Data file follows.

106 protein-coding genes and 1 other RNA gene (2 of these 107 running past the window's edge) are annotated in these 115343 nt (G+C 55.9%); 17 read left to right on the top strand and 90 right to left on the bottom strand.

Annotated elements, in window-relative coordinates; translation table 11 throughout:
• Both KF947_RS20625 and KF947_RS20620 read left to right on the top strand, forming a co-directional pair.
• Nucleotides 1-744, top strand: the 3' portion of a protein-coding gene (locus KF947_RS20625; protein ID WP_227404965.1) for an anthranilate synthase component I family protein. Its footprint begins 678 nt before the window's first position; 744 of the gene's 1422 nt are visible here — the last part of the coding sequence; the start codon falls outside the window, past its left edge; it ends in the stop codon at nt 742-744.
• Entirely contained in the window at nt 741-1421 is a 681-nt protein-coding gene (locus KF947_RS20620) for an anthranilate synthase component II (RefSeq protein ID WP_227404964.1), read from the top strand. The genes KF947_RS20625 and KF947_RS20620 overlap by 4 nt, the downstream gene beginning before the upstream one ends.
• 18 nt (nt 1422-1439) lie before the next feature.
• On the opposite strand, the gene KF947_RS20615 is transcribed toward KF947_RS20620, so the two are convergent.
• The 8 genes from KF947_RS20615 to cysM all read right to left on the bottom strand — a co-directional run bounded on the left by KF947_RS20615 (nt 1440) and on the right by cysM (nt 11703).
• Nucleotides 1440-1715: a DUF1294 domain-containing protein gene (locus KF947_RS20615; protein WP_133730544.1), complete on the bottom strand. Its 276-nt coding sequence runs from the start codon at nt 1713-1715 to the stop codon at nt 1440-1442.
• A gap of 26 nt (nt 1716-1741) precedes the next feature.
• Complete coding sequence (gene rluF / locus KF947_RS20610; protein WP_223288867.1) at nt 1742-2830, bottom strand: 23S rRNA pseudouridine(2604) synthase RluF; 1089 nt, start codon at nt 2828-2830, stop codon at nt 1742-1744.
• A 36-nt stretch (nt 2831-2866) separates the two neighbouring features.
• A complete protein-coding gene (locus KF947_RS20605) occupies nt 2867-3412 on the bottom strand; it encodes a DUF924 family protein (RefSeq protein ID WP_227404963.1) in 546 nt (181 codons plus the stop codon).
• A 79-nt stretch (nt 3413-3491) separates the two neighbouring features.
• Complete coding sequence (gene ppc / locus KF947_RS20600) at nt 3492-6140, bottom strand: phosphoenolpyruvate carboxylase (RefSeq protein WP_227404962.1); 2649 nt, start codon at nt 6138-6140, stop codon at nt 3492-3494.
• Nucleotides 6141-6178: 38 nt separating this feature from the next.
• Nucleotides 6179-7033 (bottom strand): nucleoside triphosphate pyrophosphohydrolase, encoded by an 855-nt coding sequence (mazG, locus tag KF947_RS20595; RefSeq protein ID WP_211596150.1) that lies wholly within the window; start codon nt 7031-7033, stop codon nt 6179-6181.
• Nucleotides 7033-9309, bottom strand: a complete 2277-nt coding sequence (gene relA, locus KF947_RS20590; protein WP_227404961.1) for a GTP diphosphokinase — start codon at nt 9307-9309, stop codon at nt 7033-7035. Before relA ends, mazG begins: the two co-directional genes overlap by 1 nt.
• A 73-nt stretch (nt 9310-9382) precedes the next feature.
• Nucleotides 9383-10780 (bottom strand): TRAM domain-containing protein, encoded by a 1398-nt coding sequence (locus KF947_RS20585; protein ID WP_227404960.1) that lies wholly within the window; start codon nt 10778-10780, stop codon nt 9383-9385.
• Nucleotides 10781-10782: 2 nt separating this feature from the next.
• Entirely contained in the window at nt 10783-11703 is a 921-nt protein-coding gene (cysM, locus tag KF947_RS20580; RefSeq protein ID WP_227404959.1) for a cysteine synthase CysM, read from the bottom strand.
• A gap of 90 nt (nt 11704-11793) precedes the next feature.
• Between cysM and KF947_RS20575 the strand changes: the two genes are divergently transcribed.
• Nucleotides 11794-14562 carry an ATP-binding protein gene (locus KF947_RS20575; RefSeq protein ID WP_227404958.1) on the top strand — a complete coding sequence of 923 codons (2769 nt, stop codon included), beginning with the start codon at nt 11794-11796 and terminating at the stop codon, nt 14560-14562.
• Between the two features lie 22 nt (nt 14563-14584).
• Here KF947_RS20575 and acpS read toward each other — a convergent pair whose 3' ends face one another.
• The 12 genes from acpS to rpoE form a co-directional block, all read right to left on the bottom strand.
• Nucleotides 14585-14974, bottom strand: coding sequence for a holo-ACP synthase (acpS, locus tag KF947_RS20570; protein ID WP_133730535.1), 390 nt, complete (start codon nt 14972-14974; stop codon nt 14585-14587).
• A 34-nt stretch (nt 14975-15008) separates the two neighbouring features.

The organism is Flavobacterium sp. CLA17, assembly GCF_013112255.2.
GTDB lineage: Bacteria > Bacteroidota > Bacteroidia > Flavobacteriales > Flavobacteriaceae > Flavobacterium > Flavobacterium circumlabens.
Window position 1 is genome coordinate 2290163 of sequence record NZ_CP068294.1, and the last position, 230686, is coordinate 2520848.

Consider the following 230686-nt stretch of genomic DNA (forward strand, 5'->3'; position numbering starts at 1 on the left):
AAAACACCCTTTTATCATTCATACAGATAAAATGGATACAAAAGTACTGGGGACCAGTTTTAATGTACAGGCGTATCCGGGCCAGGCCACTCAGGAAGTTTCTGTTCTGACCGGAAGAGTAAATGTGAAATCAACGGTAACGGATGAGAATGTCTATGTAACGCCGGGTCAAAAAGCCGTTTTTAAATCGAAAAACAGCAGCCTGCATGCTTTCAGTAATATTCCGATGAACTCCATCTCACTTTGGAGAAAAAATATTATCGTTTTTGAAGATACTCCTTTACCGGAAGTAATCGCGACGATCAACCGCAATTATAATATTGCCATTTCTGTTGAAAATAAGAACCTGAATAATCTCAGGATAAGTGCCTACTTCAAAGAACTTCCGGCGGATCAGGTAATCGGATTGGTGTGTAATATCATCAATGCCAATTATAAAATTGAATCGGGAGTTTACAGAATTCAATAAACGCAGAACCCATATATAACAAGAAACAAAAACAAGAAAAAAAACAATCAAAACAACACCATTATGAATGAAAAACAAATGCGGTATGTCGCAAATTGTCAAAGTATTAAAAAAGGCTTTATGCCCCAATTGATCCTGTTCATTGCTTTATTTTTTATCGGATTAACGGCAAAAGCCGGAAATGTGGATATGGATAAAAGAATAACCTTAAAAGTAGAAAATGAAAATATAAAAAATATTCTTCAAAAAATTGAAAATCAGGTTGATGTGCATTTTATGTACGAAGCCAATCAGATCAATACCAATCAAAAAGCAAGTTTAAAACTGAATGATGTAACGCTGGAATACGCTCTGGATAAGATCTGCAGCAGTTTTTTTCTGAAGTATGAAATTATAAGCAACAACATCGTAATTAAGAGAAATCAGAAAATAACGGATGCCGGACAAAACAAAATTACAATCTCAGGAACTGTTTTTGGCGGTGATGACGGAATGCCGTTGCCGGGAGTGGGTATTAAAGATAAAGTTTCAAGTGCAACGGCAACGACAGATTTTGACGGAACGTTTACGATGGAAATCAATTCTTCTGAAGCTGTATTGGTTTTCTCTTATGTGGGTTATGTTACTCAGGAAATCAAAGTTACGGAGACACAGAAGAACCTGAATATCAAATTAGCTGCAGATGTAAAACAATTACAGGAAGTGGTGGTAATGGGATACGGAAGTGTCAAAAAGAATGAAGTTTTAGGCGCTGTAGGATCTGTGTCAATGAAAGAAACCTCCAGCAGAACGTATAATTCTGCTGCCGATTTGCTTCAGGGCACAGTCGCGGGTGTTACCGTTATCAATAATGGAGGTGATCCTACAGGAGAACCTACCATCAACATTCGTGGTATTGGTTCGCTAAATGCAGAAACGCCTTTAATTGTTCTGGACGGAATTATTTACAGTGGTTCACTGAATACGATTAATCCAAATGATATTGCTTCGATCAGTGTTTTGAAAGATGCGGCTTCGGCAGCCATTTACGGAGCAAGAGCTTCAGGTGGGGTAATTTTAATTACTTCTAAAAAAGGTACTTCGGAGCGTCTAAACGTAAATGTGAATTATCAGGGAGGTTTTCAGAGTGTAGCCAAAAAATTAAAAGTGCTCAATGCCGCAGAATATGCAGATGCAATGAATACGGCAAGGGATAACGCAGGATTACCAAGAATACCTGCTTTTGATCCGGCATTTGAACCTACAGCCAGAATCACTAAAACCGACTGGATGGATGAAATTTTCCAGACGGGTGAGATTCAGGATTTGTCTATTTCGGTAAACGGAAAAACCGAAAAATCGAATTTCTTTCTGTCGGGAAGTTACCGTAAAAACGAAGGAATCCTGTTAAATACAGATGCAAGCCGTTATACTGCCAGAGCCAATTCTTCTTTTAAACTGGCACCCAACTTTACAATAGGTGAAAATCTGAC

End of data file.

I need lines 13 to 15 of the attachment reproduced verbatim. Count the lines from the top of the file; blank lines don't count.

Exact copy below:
• A complete protein-coding gene (locus KF947_RS20605) occupies nt 2867-3412 on the bottom strand; it encodes a DUF924 family protein (RefSeq protein ID WP_227404963.1) in 546 nt (181 codons plus the stop codon).
• A 79-nt stretch (nt 3413-3491) separates the two neighbouring features.
• Complete coding sequence (gene ppc / locus KF947_RS20600) at nt 3492-6140, bottom strand: phosphoenolpyruvate carboxylase (RefSeq protein WP_227404962.1); 2649 nt, start codon at nt 6138-6140, stop codon at nt 3492-3494.